They say a camera adds ten pounds. This assertion could not be any truer for professional tennis players. Those who usually come across as ripped and bulky super-humans on the television screen seemed athletic, lean and toned in real life. They made errors, chitchatted between rallies and appeared human, not just some TV phenomenon, for a change.
For a city that never sleeps, the tournament truly comes to life at night. Inside the stadiums, the atmosphere is electric. It doesn’t matter if you are sitting way up in the bleachers or at eye level with the steely Novak Djokovic, you can feel the energy and the buzz.
The tournament itself epitomizes all that is American: gigantic stadiums, loud music, blinding lights, generous food helpings, commercialisation and passionate sports fans. It strikes a balance between respecting tennis etiquette and appealing to the average American spectator, so accustomed to offering colourful commentary during a basketball play or having snacks thrown at them in the middle of a baseball pitch.
As if world class tennis is not enough, regular big screen attractions like the “Kiss Cam”, where you have to kiss the person sitting next to you once you appear on screen, commercial messages from sponsors, lucky draw giveaways, seat upgrades and dancing drunk spectators, keep the tennis non-purists entertained.
It is a carnival and not just a tennis tournament.
Because the higher-ranked players assume the status of rock stars, insulated from the madness, you will not find them strolling around the grounds without multiple bodyguards. A fenced enclosure right next to the practice courts’ entrance is where the most passionate fans patiently wait in the heat for their favourite players to stop and sign autographs.
I reluctantly placed myself in the middle of a mob of aggressive Federer fans and blindly stuck out my autograph book, which the Swiss maestro swiftly signed.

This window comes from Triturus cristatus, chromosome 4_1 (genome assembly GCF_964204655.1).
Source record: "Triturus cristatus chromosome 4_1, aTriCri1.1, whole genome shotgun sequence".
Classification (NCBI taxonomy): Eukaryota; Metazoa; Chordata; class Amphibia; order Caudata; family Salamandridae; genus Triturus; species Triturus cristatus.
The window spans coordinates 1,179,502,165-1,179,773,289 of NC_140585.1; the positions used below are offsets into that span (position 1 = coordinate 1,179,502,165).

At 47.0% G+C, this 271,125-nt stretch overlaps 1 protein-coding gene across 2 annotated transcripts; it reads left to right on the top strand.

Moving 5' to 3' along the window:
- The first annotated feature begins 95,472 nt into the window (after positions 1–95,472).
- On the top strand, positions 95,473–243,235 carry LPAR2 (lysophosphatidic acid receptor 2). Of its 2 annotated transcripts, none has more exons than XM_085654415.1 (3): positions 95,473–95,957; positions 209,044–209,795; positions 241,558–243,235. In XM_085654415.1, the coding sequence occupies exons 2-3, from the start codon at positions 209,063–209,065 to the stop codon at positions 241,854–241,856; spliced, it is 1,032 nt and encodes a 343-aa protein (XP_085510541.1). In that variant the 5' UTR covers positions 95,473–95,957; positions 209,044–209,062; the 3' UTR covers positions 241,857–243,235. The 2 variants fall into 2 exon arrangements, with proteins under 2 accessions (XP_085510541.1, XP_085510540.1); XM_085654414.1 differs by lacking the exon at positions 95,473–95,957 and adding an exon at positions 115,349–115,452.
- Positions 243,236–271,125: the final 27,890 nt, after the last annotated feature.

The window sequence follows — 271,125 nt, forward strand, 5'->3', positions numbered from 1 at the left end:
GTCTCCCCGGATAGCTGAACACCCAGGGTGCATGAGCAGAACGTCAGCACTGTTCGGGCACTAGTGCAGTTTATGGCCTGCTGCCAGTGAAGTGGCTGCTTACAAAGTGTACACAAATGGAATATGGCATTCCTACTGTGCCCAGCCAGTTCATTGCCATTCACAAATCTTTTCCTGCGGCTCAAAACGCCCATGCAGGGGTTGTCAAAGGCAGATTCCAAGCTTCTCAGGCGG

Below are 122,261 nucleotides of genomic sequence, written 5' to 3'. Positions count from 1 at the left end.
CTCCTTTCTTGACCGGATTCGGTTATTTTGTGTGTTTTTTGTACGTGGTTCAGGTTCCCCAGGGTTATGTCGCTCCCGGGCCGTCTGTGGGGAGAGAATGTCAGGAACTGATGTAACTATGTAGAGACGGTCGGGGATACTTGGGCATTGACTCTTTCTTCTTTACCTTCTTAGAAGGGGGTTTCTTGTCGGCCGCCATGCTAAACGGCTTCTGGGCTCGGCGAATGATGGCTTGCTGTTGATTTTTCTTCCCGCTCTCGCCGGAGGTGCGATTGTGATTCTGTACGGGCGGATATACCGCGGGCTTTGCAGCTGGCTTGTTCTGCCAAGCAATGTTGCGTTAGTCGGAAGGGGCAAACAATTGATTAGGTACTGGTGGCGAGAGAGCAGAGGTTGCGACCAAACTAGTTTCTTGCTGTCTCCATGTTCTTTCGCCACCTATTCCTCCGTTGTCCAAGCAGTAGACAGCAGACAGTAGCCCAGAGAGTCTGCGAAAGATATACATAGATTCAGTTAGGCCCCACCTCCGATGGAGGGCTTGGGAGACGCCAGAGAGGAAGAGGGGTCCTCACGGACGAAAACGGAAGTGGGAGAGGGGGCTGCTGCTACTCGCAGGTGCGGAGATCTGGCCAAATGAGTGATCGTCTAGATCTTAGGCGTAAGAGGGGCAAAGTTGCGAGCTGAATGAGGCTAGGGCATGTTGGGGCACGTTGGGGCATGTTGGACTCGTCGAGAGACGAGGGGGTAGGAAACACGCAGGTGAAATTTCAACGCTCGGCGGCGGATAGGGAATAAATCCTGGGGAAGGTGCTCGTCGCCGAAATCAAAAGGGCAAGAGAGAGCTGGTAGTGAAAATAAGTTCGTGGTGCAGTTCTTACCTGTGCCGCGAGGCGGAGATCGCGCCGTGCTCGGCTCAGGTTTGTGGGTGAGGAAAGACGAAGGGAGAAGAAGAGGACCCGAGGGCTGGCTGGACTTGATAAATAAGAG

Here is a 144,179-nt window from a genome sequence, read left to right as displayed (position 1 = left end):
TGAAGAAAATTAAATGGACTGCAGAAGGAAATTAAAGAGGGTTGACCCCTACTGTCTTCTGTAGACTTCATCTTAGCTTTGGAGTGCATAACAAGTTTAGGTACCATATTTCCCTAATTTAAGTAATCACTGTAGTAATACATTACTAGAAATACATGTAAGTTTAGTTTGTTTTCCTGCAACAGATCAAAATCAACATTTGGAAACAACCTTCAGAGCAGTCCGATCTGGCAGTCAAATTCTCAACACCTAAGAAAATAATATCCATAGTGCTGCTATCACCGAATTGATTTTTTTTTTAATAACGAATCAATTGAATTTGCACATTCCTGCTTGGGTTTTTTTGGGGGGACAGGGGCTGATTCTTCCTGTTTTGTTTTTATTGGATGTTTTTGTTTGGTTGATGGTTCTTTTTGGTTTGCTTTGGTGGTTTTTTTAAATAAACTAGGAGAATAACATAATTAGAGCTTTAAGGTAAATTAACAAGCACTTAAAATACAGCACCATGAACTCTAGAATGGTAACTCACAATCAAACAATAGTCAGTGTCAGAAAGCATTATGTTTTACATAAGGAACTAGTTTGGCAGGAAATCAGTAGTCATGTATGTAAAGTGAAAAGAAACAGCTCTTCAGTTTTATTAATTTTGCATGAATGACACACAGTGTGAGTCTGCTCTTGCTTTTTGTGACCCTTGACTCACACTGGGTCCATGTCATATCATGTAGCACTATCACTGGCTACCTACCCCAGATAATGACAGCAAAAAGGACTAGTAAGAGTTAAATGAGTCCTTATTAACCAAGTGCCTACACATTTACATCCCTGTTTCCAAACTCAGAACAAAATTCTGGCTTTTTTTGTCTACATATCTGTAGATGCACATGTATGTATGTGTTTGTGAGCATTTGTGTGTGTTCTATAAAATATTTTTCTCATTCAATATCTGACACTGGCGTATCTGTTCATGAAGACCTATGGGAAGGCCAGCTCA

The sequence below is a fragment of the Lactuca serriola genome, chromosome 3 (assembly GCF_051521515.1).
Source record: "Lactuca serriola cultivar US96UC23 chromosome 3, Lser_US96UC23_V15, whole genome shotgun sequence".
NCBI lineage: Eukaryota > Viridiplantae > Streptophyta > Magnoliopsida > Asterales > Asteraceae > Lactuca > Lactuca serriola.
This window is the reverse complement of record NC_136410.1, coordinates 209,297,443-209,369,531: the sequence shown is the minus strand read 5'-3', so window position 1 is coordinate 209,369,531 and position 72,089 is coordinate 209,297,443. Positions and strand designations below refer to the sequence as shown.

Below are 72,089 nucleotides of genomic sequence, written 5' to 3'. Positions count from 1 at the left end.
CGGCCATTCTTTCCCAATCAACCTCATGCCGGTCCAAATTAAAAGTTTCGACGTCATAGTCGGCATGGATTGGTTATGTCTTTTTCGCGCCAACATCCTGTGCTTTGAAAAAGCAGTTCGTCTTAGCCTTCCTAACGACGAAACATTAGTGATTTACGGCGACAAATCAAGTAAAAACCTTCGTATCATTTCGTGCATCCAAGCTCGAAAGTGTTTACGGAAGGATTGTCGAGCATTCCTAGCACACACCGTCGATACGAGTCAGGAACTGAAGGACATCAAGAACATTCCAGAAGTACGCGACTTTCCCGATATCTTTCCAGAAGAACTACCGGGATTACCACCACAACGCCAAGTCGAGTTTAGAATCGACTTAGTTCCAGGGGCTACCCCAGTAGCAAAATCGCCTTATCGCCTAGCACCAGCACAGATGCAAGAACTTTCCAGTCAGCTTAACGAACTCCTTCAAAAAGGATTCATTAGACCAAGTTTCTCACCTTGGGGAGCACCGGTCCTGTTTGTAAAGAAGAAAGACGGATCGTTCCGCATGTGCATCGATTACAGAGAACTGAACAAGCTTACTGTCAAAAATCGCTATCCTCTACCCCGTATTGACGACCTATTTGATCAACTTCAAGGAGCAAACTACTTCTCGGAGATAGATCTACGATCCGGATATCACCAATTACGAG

However, I had to make less of an effort to get a picture with the 2001 Wimbledon champion Goran Ivanisevic, who I randomly bumped into inside the tunnel of Louis Armstrong stadium. The tall Croat went onto mentor Marin Cilic toward his maiden Grand Slam title the following week.
|With Lindsay Davenport. —Photo by author|
|With Goran Ivanisevic. —Photo by author|
Former world number one and French Open champion Carlos Moya, who enjoyed the tennis limelight in the late 90s and now helps the current Spanish players, only needed shades and a cap to camouflage himself amongst the walking crowd. My friend and I did a double take before we approached him with a photo request.
There was some Pakistani interest in the doubles draw thanks to Aisam-ul-Haq Qureshi, our country’s lone flag bearer on the Grand Slam stage. Our patriotic spark ignited, my friends and I made sure we let our presence felt on the outside courts with our outrageously loud chants. It was not enough, however, to prevent Aisam’s early exit in both the men’s and mixed doubles events.
After a week of “Grand Slam Heaven”, I begrudgingly had to come back to normal life.
And, as I now resume my sessions in front of the TV screen for the remainder of the tournament, last year's countless pictures, a half-filled autograph book and a US Open shirt constantly remind me of what I am missing out this time.
Saba Aziz is a former Pakistan number one women’s tennis player and Fed Cup team member. She graduated from Boston University with a Masters in Sports Journalism on Fulbright Scholarship. In 2012, Saba was listed in Newsweek’s top 100 women who matter in Pakistan. She tweets @saba_aziz.